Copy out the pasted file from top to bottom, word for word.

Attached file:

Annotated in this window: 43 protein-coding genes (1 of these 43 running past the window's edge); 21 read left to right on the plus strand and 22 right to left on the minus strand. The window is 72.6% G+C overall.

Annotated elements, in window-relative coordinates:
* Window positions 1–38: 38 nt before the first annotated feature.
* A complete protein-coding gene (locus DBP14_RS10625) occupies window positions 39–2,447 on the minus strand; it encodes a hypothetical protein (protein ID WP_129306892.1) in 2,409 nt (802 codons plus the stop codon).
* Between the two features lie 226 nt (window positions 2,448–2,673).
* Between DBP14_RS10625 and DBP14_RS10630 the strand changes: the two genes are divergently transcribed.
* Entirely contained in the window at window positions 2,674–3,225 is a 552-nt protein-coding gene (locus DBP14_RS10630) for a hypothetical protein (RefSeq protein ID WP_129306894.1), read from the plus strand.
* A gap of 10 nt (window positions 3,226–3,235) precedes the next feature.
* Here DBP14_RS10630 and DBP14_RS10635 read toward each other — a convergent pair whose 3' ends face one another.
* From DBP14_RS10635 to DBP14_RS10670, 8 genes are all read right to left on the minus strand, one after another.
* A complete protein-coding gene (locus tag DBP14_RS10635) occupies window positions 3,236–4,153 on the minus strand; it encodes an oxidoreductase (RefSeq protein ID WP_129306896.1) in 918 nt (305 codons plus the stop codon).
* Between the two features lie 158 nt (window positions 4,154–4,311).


Annotated in this window: 43 protein-coding genes (1 of these 43 running past the window's edge); 21 read left to right on the plus strand and 22 right to left on the minus strand. The window is 72.6% G+C overall.

Annotated elements, in window-relative coordinates:
* Window positions 1–38: 38 nt before the first annotated feature.
* A complete protein-coding gene (locus DBP14_RS10625) occupies window positions 39–2,447 on the minus strand; it encodes a hypothetical protein (protein ID WP_129306892.1) in 2,409 nt (802 codons plus the stop codon).
* Between the two features lie 226 nt (window positions 2,448–2,673).
* Between DBP14_RS10625 and DBP14_RS10630 the strand changes: the two genes are divergently transcribed.
* Entirely contained in the window at window positions 2,674–3,225 is a 552-nt protein-coding gene (locus DBP14_RS10630) for a hypothetical protein (RefSeq protein ID WP_129306894.1), read from the plus strand.
* A gap of 10 nt (window positions 3,226–3,235) precedes the next feature.
* Here DBP14_RS10630 and DBP14_RS10635 read toward each other — a convergent pair whose 3' ends face one another.
* From DBP14_RS10635 to DBP14_RS10670, 8 genes are all read right to left on the minus strand, one after another.
* A complete protein-coding gene (locus tag DBP14_RS10635) occupies window positions 3,236–4,153 on the minus strand; it encodes an oxidoreductase (RefSeq protein ID WP_129306896.1) in 918 nt (305 codons plus the stop codon).
* Between the two features lie 158 nt (window positions 4,154–4,311).